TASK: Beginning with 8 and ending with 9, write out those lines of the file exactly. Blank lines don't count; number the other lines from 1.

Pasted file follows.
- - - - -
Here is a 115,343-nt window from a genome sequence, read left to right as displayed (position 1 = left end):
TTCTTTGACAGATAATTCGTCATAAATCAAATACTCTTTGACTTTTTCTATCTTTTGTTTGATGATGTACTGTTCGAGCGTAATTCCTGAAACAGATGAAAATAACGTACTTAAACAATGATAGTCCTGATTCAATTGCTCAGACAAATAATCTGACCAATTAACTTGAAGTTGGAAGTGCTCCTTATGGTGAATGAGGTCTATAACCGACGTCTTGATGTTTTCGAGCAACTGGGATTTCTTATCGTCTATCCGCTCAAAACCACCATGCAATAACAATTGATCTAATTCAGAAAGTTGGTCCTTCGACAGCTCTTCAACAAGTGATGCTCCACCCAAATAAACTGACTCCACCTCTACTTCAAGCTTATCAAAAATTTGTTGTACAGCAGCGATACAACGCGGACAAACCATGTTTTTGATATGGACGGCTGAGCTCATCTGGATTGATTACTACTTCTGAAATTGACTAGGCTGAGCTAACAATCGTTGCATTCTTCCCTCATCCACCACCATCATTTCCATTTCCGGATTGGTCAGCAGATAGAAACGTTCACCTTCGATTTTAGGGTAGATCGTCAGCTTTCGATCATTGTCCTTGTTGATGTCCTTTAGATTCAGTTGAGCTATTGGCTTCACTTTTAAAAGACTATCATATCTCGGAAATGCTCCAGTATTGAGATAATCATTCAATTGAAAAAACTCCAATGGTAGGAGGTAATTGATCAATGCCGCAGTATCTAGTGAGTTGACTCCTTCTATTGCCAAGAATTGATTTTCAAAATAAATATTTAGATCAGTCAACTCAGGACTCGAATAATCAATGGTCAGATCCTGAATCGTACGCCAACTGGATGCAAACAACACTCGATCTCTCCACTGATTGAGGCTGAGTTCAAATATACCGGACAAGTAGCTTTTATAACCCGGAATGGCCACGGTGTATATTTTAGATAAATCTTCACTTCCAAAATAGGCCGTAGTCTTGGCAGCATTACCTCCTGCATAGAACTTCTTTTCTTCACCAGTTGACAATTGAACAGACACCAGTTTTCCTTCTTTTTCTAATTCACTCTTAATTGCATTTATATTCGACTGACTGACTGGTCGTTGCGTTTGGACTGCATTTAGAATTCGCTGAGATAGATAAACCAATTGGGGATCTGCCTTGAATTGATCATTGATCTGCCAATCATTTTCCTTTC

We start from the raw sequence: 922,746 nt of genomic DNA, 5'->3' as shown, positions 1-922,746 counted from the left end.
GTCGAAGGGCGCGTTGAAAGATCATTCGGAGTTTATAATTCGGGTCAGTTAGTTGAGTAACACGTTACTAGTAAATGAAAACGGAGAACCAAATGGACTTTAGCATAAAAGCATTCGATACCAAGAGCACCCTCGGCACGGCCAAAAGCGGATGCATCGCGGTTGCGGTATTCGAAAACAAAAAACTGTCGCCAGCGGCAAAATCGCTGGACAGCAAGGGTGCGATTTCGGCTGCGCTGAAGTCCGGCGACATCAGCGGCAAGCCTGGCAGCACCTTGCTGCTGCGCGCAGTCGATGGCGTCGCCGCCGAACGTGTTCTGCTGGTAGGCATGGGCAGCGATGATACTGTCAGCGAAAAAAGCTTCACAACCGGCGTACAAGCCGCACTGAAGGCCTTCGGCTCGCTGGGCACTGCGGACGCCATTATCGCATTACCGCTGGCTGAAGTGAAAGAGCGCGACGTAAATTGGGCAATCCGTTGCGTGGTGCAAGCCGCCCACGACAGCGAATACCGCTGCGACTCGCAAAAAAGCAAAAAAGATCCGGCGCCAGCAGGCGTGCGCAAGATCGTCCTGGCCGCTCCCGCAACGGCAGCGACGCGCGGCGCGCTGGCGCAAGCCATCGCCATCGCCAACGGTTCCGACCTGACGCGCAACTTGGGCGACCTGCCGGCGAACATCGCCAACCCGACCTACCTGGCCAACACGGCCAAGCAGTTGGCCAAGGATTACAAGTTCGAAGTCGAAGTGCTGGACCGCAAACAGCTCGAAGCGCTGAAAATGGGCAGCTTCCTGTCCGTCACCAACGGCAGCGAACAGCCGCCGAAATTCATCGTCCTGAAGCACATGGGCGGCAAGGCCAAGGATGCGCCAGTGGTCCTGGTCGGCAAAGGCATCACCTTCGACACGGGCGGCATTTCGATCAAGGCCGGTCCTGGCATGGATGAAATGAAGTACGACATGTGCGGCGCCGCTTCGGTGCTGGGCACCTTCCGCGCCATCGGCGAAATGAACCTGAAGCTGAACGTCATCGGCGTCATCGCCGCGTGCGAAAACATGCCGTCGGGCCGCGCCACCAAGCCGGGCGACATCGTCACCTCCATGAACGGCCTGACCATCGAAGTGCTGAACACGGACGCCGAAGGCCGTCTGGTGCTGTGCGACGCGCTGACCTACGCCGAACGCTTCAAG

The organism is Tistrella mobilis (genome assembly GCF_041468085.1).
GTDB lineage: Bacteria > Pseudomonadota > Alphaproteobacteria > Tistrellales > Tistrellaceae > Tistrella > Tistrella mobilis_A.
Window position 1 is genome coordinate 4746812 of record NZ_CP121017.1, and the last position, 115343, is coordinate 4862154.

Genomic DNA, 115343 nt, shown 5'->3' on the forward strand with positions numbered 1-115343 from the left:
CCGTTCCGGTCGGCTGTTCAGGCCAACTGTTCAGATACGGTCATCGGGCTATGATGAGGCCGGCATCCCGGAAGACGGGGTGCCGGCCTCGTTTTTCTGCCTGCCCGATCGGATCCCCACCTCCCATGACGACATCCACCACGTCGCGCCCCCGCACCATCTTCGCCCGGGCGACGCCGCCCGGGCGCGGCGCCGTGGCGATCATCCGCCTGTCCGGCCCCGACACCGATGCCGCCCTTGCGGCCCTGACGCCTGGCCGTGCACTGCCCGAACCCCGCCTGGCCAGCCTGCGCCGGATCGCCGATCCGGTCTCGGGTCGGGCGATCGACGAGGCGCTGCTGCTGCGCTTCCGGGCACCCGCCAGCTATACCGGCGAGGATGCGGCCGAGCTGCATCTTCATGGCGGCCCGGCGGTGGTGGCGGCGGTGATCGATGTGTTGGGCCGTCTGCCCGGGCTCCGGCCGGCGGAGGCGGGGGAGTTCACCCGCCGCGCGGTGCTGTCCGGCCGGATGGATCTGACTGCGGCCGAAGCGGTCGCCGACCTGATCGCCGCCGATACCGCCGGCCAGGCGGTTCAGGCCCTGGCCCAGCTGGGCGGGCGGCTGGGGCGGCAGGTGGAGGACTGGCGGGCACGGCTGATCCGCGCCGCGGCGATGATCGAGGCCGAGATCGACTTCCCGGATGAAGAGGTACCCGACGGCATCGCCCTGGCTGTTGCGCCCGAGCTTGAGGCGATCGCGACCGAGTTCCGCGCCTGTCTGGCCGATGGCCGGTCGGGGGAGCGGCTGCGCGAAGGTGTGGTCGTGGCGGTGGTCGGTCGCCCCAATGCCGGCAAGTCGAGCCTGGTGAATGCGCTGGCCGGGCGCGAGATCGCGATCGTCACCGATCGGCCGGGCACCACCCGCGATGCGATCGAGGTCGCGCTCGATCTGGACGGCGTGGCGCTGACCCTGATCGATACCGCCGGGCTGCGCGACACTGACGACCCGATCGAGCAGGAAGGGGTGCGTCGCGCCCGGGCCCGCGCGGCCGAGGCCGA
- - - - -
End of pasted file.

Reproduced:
Genomic DNA, 115343 nt, shown 5'->3' on the forward strand with positions numbered 1-115343 from the left:
CCGTTCCGGTCGGCTGTTCAGGCCAACTGTTCAGATACGGTCATCGGGCTATGATGAGGCCGGCATCCCGGAAGACGGGGTGCCGGCCTCGTTTTTCTGCCTGCCCGATCGGATCCCCACCTCCCATGACGACATCCACCACGTCGCGCCCCCGCACCATCTTCGCCCGGGCGACGCCGCCCGGGCGCGGCGCCGTGGCGATCATCCGCCTGTCCGGCCCCGACACCGATGCCGCCCTTGCGGCCCTGACGCCTGGCCGTGCACTGCCCGAACCCCGCCTGGCCAGCCTGCGCCGGATCGCCGATCCGGTCTCGGGTCGGGCGATCGACGAGGCGCTGCTGCTGCGCTTCCGGGCACCCGCCAGCTATACCGGCGAGGATGCGGCCGAGCTGCATCTTCATGGCGGCCCGGCGGTGGTGGCGGCGGTGATCGATGTGTTGGGCCGTCTGCCCGGGCTCCGGCCGGCGGAGGCGGGGGAGTTCACCCGCCGCGCGGTGCTGTCCGGCCGGATGGATCTGACTGCGGCCGAAGCGGTCGCCGACCTGATCGCCGCCGATACCGCCGGCCAGGCGGTTCAGGCCCTGGCCCAGCTGGGCGGGCGGCTGGGGCGGCAGGTGGAGGACTGGCGGGCACGGCTGATCCGCGCCGCGGCGATGATCGAGGCCGAGATCGACTTCCCGGATGAAGAGGTACCCGACGGCATCGCCCTGGCTGTTGCGCCCGAGCTTGAGGCGATCGCGACCGAGTTCCGCGCCTGTCTGGCCGATGGCCGGTCGGGGGAGCGGCTGCGCGAAGGTGTGGTCGTGGCGGTGGTCGGTCGCCCCAATGCCGGCAAGTCGAGCCTGGTGAATGCGCTGGCCGGGCGCGAGATCGCGATCGTCACCGATCGGCCGGGCACCACCCGCGATGCGATCGAGGTCGCGCTCGATCTGGACGGCGTGGCGCTGACCCTGATCGATACCGCCGGGCTGCGCGACACTGACGACCCGATCGAGCAGGAAGGGGTGCGTCGCGCCCGGGCCCGCGCGGCCGAGGCCGA